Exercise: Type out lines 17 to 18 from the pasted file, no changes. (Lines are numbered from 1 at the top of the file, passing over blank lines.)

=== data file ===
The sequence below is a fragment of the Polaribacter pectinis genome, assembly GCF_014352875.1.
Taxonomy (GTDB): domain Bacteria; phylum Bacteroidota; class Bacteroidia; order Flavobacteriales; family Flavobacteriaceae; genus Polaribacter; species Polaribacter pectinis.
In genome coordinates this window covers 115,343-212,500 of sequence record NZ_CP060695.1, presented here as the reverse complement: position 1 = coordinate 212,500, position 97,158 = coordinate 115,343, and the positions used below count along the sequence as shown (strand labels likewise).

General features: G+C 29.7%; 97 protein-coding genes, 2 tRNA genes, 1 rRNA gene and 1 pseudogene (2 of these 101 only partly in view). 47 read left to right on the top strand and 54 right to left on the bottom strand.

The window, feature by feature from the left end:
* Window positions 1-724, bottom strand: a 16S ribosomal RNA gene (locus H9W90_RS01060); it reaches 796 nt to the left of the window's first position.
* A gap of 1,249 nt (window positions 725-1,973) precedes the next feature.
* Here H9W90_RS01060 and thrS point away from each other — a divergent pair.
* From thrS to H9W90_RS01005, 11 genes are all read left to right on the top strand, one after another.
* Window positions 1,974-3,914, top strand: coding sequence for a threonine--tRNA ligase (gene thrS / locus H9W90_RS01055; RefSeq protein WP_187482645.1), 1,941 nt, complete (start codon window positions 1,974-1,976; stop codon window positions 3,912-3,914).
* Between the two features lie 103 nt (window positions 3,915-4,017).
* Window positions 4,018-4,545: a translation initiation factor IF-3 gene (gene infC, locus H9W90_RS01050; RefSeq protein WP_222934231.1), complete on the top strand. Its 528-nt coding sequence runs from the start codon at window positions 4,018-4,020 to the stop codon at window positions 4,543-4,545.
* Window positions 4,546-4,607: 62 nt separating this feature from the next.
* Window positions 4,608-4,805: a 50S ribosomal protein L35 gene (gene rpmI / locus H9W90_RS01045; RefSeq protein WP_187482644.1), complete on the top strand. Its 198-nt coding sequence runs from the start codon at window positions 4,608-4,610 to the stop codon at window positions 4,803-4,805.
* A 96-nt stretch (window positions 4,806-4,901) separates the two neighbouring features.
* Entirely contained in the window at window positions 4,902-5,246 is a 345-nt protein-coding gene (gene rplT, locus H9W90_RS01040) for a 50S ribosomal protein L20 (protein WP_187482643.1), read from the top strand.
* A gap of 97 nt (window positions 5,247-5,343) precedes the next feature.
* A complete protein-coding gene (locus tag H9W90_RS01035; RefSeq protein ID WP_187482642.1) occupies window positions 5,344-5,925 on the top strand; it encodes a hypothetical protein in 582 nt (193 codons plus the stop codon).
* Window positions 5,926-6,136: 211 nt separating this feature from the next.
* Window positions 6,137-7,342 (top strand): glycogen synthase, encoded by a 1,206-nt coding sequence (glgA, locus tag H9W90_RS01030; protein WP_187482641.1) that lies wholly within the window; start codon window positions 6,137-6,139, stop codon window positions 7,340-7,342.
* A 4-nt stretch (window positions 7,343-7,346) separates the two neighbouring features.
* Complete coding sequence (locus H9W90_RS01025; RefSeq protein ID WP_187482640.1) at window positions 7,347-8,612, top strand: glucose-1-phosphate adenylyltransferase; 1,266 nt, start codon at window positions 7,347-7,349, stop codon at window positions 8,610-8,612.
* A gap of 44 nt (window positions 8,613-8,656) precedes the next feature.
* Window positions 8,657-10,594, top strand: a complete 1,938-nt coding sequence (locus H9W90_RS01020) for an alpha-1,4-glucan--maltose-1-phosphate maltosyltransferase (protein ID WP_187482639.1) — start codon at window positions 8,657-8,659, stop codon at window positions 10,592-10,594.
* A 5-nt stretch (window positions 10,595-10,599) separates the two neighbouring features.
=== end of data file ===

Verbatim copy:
* A gap of 97 nt (window positions 5,247-5,343) precedes the next feature.
* A complete protein-coding gene (locus tag H9W90_RS01035; RefSeq protein ID WP_187482642.1) occupies window positions 5,344-5,925 on the top strand; it encodes a hypothetical protein in 582 nt (193 codons plus the stop codon).